```When more heat is applied, the state of the matter can change. For example, when a metal is sufficiently heated it will melt, and will become a liquid.

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Solid Mechanics

Engineers who work with solid structures, are interested in the mechanical properties of solids. Some of these properties are: tensile strength. This is the resistance of the solid, to being stretched. compressive strength. This is the resistance of the solid, to being compressed. elasticity this is the tendency of the solid, to return to its original shape when deformed, for example, when we stretch and release a rubber band, it returns to its original shape.

fracture toughness. This is the resistance to crack. We commonly refer to it as brittleness. For example, glass is brittle. It is prone to cracking.

Malleability. The ability to deform, without fracture or cracking. For example, gold is very malleable. This property makes gold amenable, to making jewellery.

This and other mechanical properties, are very important for engineering applications. When designing structures, machinery and appliances. Engineers make use of many of these properties.

Thermal Properties

Solids also have thermal properties, conductivity, specific heat, latent heat, etc. Engineers use these properties also, while designing.

Liquid

A liquid is not structurally rigid. The atoms are not as closely bound, as in a solid. The atoms have greater freedom to move around. Liquids flow and take the shape of the container. The atoms in a liquid also vibrate. When heat is applied, the vibrations increase. Unlike solids, this causes the liquid to move around. For example, when water is heated, on a stove, the warmer water tends to flow up. The cooler water tends to flow down. This causes, a convection current, in the boiling water. This convention current is visible to us. When more heat is applied, liquids evaporate and become gas.

Gas

A gas has no structural rigidity. The atoms are not bound to each other. A gas in a container will defuse, and occupy all parts of the container. For example, the air in the room , where you are sitting, occupies the whole room. The atoms in the gas have more kinetic energy. The individual atoms move around freely. For example, if we light a candle, the smoke from the candle, will defuse, and spread through out the room. When heat is applied to the gas, the kinetic energy of the atoms increase, and the gas expands.

Plasma

When a gas is ionized, the electrons separate from the atom. In such a state, the gas becomes a plasma. For example, in a neon lamp or a tube light, the gas is ionized. Ionized gas, allows electricity to be conducted. This is how a tube light works. Plasma state does not occur commonly in nature, in earth. We may not be aware of the plasma state. We may be surprised to know that most of the matter, in the universe is in a plasma state. This is because, all the gases in the stars, are in a plasma state. There are an estimated 300 sextillion stars in the universe. Knowing this we will probably appreciate that plasma is also, an important state of matter

Phase change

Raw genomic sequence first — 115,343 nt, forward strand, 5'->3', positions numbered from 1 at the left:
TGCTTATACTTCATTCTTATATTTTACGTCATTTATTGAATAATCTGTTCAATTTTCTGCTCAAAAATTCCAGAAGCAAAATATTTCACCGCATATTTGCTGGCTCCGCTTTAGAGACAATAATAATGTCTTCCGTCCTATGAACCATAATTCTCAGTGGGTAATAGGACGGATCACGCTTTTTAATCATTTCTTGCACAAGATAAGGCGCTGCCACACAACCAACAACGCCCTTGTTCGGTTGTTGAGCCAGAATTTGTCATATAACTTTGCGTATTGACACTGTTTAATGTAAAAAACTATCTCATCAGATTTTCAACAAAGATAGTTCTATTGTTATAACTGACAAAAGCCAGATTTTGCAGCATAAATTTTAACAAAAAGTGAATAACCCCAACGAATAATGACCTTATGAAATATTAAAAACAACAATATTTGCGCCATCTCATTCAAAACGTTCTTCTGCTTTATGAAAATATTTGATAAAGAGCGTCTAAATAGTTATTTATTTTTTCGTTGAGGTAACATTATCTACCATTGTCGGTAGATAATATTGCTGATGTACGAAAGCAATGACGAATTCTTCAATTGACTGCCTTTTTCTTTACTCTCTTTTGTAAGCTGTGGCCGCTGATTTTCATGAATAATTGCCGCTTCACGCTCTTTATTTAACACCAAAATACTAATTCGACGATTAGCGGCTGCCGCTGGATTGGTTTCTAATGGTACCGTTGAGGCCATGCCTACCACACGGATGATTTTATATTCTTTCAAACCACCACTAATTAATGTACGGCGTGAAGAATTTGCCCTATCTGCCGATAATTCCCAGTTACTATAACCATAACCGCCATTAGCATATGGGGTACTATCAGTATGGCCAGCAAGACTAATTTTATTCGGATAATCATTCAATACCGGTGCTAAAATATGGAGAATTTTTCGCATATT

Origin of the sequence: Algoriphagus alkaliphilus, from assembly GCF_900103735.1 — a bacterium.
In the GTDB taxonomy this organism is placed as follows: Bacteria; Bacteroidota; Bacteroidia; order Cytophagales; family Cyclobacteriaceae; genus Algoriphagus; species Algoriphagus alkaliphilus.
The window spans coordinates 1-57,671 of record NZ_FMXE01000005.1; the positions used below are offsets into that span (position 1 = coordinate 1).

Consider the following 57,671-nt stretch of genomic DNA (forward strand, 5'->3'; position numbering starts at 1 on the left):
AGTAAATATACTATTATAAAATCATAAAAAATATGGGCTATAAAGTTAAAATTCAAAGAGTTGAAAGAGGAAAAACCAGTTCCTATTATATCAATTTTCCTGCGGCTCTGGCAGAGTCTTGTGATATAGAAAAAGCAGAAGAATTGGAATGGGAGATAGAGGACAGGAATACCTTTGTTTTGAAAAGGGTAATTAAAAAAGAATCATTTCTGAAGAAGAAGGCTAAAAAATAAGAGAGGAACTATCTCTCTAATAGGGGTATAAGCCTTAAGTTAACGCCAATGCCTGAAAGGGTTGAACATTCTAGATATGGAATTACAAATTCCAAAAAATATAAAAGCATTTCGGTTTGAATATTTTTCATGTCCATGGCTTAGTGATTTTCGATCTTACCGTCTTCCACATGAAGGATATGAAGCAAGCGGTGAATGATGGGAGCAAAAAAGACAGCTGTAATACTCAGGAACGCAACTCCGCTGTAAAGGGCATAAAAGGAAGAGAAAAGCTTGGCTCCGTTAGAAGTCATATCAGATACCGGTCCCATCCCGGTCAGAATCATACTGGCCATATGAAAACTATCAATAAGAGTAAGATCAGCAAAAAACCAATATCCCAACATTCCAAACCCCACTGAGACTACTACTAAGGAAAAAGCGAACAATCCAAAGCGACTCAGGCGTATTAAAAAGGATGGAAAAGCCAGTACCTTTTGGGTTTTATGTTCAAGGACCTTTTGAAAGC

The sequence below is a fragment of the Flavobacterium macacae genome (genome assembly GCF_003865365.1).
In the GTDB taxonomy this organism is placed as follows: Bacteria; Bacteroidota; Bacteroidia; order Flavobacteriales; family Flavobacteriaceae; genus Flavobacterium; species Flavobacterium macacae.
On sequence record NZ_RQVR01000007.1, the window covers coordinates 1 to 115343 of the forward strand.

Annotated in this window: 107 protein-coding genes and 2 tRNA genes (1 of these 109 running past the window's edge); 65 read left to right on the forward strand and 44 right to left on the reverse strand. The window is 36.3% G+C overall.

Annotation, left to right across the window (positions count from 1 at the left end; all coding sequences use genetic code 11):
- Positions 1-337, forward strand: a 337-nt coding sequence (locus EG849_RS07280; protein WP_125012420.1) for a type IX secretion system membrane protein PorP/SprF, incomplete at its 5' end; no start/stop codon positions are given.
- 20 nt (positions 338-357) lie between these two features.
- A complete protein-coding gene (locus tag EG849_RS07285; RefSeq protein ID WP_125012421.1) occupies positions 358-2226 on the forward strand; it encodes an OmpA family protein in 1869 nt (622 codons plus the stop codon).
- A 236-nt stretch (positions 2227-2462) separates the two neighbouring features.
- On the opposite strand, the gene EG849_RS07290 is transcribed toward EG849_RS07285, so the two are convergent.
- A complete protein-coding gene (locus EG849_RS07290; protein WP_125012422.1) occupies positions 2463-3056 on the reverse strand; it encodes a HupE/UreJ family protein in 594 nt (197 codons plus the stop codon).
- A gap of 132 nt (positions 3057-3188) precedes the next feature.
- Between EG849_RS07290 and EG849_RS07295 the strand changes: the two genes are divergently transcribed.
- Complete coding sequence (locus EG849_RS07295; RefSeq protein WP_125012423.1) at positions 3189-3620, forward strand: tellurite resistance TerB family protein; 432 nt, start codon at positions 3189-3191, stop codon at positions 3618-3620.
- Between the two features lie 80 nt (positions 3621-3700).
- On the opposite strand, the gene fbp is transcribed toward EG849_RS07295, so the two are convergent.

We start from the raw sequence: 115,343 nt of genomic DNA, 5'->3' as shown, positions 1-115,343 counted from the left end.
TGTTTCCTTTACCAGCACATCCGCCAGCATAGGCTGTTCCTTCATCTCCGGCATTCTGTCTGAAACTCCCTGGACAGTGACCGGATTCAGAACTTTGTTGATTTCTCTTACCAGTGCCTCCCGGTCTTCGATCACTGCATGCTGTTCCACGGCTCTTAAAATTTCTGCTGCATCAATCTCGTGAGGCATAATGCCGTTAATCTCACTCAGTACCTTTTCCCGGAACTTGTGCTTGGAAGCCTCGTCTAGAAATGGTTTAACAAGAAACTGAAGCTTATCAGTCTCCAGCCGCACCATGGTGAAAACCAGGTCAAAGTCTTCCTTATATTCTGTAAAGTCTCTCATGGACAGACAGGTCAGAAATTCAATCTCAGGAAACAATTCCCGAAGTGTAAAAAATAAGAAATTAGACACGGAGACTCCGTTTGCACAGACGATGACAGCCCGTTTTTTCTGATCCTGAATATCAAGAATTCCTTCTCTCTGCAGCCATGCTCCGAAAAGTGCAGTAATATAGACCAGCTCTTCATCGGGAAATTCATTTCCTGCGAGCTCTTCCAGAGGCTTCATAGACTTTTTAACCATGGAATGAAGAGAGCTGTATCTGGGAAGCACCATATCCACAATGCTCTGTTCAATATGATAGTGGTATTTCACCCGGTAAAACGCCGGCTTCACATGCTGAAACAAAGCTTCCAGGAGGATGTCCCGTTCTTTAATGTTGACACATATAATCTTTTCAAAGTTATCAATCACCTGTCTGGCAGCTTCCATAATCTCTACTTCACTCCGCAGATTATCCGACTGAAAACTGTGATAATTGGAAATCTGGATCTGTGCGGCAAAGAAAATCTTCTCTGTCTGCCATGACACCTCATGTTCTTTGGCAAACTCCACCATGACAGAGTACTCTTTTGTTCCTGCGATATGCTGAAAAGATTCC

A substance, can change from one state to another. This is called as a phase change. Heat plays a primary role, in the change of state, of a substance. Water in its natural state, is a liquid. When Water is heated, to 100 degrees Celsius, it evaporates, to become a gas, we call as water vapour. When water is cooled, to 0 degree Celsius, it becomes solid ice. So, water can exist, as a solid, liquid, or gas. When a substance is heated, basically the molecules in the substance, get excited. The molecules start vibrating. This vibration can happen in many dimensions, depending on whether, they are in a solid, liquid, or gaseous state. When the molecules are excited, they have more kinetic energy.Heat basically increases the kinetic energy of the molecules of the substance.

When a liquid is heated, it becomes a gas. The temperature at which, a liquid becomes a gas, is called the boiling point. When a liquid is cooled, it becomes a solid. The temperature at which a liquid becomes a solid is called the freezing point. When a solid is heated, it melts to become a liquid. The temperature at which, a solid becomes a liquid, is called the melting point. The boiling point, melting point, and freezing point, is different for different substances.

Water in its natural state, is a liquid. It has a boiling point of 100 degree Celsius (°C). It has a freezing point of 0 °C.

Iron in its natural state, is a solid. The melting point of Iron is 1538°C. When heated to this temperature, Iron becomes a liquid. In a furnace, where iron is manufactured, it is in a liquid state. It is normally cast into moulds. On cooling to room temperature, it becomes a Solid. The boiling point of iron is 2861°C. When heated to this temperature, iron becomes a gas. In many stars, Iron and many metals, exists as a gas.

Oxygen in its natural state, is a Gas. The boiling point of Oxygen, is -183°C. When Oxygen is cooled to -183°C, it becomes a liquid. Liquid Oxygen is used for medical purposes. It is also carried by climbers at high altitudes, and under water divers. The boiling point of Oxygen is -219°C. When oxygen is cooled to -219°C it becomes a solid.

The natural state of a substance can be solid, liquid or gas but it can be changed to another state, by heating or cooling.